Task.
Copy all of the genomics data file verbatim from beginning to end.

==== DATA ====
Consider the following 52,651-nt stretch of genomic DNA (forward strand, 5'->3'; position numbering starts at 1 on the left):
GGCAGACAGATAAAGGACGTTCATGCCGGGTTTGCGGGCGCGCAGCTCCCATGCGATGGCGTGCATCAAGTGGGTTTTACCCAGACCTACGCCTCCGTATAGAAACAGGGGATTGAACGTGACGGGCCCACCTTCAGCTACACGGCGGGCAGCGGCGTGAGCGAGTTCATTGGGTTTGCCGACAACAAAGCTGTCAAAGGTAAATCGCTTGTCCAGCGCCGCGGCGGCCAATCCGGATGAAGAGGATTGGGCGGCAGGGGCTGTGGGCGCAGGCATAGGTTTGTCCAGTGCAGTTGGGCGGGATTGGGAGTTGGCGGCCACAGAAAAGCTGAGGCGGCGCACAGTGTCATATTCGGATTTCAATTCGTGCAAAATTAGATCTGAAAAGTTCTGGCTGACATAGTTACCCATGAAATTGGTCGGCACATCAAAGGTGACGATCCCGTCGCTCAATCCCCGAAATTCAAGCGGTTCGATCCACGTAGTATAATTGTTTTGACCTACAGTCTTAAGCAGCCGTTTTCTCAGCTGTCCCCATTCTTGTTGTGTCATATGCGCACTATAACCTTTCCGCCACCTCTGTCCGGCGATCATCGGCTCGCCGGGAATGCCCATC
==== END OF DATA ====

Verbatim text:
Consider the following 52,651-nt stretch of genomic DNA (forward strand, 5'->3'; position numbering starts at 1 on the left):
GGCAGACAGATAAAGGACGTTCATGCCGGGTTTGCGGGCGCGCAGCTCCCATGCGATGGCGTGCATCAAGTGGGTTTTACCCAGACCTACGCCTCCGTATAGAAACAGGGGATTGAACGTGACGGGCCCACCTTCAGCTACACGGCGGGCAGCGGCGTGAGCGAGTTCATTGGGTTTGCCGACAACAAAGCTGTCAAAGGTAAATCGCTTGTCCAGCGCCGCGGCGGCCAATCCGGATGAAGAGGATTGGGCGGCAGGGGCTGTGGGCGCAGGCATAGGTTTGTCCAGTGCAGTTGGGCGGGATTGGGAGTTGGCGGCCACAGAAAAGCTGAGGCGGCGCACAGTGTCATATTCGGATTTCAATTCGTGCAAAATTAGATCTGAAAAGTTCTGGCTGACATAGTTACCCATGAAATTGGTCGGCACATCAAAGGTGACGATCCCGTCGCTCAATCCCCGAAATTCAAGCGGTTCGATCCACGTAGTATAATTGTTTTGACCTACAGTCTTAAGCAGCCGTTTTCTCAGCTGTCCCCATTCTTGTTGTGTCATATGCGCACTATAACCTTTCCGCCACCTCTGTCCGGCGATCATCGGCTCGCCGGGAATGCCCATC